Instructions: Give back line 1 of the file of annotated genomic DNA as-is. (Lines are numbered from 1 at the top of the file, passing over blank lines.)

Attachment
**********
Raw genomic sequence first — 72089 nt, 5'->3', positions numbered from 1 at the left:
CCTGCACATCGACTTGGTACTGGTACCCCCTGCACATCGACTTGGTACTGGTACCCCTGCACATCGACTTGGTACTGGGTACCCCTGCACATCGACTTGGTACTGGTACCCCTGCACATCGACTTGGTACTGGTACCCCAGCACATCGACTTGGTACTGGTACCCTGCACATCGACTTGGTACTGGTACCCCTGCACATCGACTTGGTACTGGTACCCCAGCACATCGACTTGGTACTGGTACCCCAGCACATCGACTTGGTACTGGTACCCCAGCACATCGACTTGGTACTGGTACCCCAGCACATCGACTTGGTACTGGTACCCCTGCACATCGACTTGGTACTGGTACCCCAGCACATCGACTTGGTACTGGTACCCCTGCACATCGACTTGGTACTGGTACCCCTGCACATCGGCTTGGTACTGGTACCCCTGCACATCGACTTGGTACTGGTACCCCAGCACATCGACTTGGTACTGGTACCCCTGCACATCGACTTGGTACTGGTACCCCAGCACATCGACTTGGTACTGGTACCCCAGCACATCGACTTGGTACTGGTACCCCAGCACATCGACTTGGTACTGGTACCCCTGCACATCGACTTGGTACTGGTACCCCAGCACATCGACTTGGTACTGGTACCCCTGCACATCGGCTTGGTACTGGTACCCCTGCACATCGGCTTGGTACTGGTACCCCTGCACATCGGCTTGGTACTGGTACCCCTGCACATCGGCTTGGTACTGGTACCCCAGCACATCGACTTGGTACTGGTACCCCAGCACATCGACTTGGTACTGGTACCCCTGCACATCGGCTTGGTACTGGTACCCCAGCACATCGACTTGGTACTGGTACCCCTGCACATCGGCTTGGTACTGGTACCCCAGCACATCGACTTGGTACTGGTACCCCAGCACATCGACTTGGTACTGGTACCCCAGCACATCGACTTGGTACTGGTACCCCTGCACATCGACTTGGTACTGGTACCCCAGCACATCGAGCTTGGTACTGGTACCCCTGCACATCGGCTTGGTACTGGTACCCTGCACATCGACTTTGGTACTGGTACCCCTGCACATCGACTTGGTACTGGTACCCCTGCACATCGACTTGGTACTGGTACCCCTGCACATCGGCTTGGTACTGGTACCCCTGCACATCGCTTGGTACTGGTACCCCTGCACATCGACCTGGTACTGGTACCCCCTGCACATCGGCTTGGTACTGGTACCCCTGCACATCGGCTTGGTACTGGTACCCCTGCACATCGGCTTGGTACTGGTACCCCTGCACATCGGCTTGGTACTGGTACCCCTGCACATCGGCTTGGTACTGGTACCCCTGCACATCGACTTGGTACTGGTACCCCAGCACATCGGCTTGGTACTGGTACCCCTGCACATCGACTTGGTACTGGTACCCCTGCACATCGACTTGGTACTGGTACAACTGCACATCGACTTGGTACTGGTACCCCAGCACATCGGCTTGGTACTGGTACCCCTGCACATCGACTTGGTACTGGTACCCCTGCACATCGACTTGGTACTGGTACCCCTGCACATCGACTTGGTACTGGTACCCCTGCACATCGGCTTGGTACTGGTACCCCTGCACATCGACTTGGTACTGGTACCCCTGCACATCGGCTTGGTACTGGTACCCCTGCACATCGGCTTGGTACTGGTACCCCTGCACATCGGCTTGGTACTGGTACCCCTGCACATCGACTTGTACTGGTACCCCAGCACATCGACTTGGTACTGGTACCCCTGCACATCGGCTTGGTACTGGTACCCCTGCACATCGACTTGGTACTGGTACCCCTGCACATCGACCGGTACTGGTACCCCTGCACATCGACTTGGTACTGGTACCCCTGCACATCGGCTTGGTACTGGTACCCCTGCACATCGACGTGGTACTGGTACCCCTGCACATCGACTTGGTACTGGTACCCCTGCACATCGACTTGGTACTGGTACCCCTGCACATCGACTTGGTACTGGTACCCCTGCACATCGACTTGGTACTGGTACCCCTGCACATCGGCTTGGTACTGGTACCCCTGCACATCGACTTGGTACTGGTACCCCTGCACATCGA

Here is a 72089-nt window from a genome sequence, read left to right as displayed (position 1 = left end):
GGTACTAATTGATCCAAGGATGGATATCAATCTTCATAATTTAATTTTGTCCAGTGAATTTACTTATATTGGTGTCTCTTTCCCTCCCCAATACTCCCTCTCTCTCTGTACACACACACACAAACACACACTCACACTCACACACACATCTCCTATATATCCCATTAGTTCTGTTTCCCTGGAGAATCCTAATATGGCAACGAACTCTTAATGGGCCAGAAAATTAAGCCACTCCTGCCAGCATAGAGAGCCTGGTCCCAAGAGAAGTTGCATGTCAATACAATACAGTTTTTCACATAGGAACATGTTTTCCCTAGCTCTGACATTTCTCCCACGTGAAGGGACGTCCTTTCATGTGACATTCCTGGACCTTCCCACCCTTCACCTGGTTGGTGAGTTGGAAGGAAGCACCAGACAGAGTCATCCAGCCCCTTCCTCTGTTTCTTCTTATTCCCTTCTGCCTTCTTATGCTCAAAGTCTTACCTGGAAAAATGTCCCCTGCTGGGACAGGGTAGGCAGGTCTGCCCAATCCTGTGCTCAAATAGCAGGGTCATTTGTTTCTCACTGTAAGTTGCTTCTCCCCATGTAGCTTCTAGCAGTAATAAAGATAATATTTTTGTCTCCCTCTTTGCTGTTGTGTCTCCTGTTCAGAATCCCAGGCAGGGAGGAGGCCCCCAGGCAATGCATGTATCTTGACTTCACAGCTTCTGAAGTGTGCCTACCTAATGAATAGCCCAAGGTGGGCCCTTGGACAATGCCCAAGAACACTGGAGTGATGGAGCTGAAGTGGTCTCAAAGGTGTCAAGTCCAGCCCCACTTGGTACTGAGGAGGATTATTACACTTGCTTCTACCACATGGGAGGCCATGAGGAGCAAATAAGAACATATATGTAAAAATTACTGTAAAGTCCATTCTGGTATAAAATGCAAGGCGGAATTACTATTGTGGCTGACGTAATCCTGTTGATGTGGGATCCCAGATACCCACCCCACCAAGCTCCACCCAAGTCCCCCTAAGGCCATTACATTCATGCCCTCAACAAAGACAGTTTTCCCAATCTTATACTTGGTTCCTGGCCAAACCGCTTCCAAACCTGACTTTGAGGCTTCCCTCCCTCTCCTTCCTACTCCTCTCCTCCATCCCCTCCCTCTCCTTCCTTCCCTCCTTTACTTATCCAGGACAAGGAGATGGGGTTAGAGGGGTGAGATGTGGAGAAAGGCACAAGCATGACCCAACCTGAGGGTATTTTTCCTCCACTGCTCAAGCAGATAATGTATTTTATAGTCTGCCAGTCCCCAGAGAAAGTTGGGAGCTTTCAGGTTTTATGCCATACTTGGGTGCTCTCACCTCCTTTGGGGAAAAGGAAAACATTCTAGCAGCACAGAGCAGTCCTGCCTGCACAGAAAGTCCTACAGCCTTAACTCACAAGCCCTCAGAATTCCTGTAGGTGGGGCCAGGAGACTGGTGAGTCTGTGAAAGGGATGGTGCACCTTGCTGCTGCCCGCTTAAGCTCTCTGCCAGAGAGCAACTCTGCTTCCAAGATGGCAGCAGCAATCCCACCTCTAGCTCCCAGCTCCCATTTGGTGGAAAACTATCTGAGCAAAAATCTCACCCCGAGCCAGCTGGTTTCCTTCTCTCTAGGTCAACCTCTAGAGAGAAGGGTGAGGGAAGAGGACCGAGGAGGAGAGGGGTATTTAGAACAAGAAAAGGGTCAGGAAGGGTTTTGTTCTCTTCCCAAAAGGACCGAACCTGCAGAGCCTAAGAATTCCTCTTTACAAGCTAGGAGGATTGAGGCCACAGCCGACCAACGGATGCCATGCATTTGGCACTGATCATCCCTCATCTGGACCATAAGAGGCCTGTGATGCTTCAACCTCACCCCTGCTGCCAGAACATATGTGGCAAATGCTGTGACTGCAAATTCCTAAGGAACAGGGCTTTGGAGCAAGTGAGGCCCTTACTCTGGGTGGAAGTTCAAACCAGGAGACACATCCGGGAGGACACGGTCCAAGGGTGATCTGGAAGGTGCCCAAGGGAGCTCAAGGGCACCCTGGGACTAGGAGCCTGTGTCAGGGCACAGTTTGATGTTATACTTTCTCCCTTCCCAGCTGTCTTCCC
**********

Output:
Raw genomic sequence first — 72089 nt, 5'->3', positions numbered from 1 at the left: